Why Would I Need Hip Replacement Surgery?
Partial knee replacement is a surgical procedure that removes a specific part of the knee joint and replaces it with an implant to restore function to the area.
For several reasons, a healthcare professional may recommend hip replacement surgery, also known as total hip arthroplasty.
Common reasons someone might require a hip replacement include:
- Osteoarthritis (a degenerative joint disease that occurs when the cartilage that cushions the joints wears down, resulting in pain and stiffness)
- Rheumatoid Arthritis (an autoimmune disease causing chronic joint inflammation, pain, swelling, and limited mobility)
- Hip Fracture (resulting from a fall or trauma, can cause severe damage to the hip joint)
- Avascular necrosis (a condition that restricts blood supply to the hip joint, leading to bone tissue death)
- Hip Dysplasia/Hip impingement/Hip Labral Tears (can cause chronic pain)
Hip replacement is often the last resort for hip patients after physical therapy, medications, and other treatments no longer alleviate pain and have failed to restore mobility to the damaged joint.
Rather than treating the symptoms, hip replacement surgery removes the affected bone and tissues, relieving pain and increasing mobility by treating the issue at the source.
What Happens During Hip Replacement?
Hip replacement is a surgical procedure in which a damaged or diseased hip joint is replaced with a prosthesis. The hip joint is a ball-and-socket joint formed by the femoral head (the ball-shaped portion of the thigh bone) and the acetabulum (the socket in the pelvis).
The damaged or diseased parts of the hip joint, including the femoral head and the damaged cartilage from the acetabulum, are removed during hip replacement surgery. They are replaced with prosthetic components, typically consisting of a metal stem inserted into the femur, a metal or ceramic ball that replaces the femoral head, and a socket (acetabular cup) inserted into the acetabulum.
The prosthetic may be made of metal, plastic, or ceramic. The prosthetic components may be fixed in place with cement or press-fit into the bone, depending on the type of implant used and the patient’s physical condition.
Hip replacement surgery can be performed using different surgical approaches, such as the posterior, anterior, or lateral approach. The surgical technique may vary depending on the surgeon’s preferences and expertise. Our practice performs the outpatient anterior hip replacement approach, allowing most patients to go home the same day. The benefits of outpatient procedures for hip replacement include less blood loss and a faster recovery time.
The recovery time and rehabilitation process after hip replacement surgery can vary depending on the surgical procedure and individual factors, such as the patient’s age, overall health, and level of physical activity. It’s essential to follow the postoperative care instructions provided by the surgeon and healthcare team for optimal recovery and outcomes.
How Can I Prepare for My Hip Replacement Surgery?
Because hip replacement is a major surgery, strengthening the body in preparation for the procedure can help expedite the recovery process. Dr. Yerasimides says, “Most people can’t do prehab (muscle-strengthening and conditioning), because their condition limits what they can do. I have patients who do a water therapy prehab because it offloads their body weight.”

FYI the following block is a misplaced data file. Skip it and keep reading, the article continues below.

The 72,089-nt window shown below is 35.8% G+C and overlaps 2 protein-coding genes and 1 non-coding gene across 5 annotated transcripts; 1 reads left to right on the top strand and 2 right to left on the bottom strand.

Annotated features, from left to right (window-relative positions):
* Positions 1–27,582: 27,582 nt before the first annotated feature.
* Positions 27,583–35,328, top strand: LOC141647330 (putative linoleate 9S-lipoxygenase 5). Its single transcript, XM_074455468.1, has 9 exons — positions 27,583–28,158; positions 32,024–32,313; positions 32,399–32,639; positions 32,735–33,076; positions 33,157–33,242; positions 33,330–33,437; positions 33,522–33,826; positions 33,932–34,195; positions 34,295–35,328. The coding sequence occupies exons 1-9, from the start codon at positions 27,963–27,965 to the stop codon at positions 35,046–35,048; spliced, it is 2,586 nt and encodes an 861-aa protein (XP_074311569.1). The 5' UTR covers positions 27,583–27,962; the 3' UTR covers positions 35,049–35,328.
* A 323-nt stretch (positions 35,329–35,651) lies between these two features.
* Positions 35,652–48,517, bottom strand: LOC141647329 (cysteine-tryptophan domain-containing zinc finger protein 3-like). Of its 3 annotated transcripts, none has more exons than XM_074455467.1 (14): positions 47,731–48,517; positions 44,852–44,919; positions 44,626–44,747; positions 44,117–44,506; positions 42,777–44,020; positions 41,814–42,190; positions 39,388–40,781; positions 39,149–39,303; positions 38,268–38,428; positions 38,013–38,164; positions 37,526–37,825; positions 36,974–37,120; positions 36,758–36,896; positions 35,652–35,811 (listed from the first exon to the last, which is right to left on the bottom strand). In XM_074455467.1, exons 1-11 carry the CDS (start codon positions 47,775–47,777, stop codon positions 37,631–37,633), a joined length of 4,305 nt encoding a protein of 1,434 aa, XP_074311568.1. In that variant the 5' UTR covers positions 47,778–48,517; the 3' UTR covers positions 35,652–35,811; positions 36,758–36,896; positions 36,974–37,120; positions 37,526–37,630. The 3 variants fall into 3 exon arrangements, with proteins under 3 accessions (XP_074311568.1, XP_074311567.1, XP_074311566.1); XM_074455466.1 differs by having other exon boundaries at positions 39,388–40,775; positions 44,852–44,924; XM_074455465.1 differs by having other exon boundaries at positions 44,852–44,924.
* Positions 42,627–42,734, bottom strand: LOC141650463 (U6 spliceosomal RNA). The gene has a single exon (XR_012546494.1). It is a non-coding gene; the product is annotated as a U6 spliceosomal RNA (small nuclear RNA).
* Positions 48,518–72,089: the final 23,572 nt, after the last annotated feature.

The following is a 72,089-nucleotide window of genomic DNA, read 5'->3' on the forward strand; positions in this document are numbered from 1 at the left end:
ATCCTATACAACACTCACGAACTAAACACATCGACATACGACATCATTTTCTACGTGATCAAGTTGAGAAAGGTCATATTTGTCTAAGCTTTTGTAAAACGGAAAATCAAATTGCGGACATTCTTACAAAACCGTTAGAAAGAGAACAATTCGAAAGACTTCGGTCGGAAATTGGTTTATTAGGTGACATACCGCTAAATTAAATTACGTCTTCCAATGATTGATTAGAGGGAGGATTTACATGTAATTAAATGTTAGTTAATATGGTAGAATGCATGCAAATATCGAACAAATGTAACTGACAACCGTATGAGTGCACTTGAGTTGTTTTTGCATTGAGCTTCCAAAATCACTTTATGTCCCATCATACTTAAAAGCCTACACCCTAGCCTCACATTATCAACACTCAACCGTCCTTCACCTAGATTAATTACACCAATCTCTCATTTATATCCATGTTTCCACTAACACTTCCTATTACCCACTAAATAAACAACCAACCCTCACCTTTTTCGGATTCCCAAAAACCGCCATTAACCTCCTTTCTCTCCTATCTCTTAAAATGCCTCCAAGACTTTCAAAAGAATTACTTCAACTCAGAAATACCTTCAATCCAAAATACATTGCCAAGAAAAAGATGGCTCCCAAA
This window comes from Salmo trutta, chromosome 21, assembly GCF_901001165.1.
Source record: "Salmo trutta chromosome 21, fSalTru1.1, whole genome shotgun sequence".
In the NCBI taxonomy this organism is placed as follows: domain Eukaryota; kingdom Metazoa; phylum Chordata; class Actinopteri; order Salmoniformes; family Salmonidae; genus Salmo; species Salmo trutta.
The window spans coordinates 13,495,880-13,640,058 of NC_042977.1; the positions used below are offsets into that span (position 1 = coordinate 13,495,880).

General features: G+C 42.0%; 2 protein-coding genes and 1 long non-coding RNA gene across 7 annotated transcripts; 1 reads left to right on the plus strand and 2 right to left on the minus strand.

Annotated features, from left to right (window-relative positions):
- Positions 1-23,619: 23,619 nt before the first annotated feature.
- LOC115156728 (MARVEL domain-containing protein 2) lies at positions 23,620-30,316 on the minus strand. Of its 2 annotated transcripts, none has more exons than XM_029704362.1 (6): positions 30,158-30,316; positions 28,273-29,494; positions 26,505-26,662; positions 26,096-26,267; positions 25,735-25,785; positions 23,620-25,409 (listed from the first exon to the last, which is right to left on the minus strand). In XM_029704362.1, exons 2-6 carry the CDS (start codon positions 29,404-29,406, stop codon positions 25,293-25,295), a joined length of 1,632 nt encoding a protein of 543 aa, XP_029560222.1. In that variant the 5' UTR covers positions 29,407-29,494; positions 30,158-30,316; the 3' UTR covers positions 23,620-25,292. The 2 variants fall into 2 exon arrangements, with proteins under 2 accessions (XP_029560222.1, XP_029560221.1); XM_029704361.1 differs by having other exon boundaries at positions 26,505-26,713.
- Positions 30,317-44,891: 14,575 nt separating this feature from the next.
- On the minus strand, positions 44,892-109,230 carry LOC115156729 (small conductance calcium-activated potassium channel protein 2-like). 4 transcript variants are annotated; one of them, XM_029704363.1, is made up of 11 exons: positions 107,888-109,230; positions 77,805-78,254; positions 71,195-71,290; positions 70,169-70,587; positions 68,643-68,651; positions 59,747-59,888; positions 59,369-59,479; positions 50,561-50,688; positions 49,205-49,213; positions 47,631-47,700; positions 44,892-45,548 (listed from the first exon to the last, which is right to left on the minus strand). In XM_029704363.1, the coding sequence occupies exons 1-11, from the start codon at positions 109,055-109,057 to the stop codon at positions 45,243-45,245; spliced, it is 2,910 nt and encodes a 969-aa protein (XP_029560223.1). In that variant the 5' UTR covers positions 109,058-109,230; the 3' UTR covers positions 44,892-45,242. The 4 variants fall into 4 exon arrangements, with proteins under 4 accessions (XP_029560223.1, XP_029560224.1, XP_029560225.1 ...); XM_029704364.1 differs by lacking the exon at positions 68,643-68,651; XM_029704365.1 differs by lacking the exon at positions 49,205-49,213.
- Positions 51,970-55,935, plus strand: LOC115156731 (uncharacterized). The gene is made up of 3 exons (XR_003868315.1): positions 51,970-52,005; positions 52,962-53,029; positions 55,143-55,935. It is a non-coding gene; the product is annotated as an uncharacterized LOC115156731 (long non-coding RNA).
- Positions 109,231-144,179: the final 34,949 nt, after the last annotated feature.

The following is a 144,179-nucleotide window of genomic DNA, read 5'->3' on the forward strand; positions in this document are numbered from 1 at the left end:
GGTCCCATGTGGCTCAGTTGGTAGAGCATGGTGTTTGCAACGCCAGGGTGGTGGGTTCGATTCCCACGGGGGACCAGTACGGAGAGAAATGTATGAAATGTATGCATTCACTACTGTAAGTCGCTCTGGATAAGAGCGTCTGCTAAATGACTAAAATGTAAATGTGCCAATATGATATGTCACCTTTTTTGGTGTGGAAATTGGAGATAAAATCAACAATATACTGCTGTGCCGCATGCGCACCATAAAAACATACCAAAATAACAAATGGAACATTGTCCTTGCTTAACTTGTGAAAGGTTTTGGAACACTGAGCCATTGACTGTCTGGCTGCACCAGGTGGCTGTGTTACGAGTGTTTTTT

As part of these preparations, Dr. Yerasimides suggests strengthening the abductor muscles, which are crucial in maintaining balance as you swing your legs. Unfortunately, Dr. Yerasimides says, “It’s tough to strengthen these muscles because the pain is usually too much for you to accomplish anything.”
However, patients seeking hip replacement can do a few things to prepare for this major surgery. The first and most crucial step is to consult with your doctor, who will evaluate your condition, discuss the risks and benefits of the procedure, and answer questions.
The next step is to prepare your home, making navigating easier as you recover. To ensure your recovery is as smooth as possible, prepare your home in advance with the help of a friend, family member, or neighbor. Remove tripping hazards, such as loose rugs or electrical cords, and install grab bars and handrails in the bathroom and other areas where you may need assistance.
In the weeks before the procedure, try to arrange for a family member or friend to stay with you for the first few days following surgery. You may also need to arrange for a home health aide or physical therapist to assist with your recovery. After you are discharged, you will need assistance with daily activities such as bathing, dressing, and preparing meals.
As part of his pre-surgical preparations, Dr. Yerasimides’s team ensures that every patient has informational handouts with instructions to prepare them and their caregiver for surgery and the recovery process.
Managing your weight in the weeks following the procedure can also help lessen the impact on your joint post-surgery. Carrying excess body weight places stress on your hip joint, exacerbating your symptoms and may slow the recovery process. If your doctor determines you are overweight, they may recommend that you lose additional weight before the surgery to reduce the risk of complications.
Are You Ready for a Hip Replacement?
Choosing to undergo hip replacement surgery is a significant life decision. However, for many patients, the choice is simple and means living in discomfort and free from pain.
At Louisville Hip & Knee Institute, Dr. Yerasimides and his team are standing by to help prepare you for your hip replacement surgery. Our experienced, caring staff supports patients through each treatment step, from pre-surgical consultations to aftercare and rehabilitation.
Considering hip replacement surgery?
Give us a call today to find out if a hip replacement is right for you.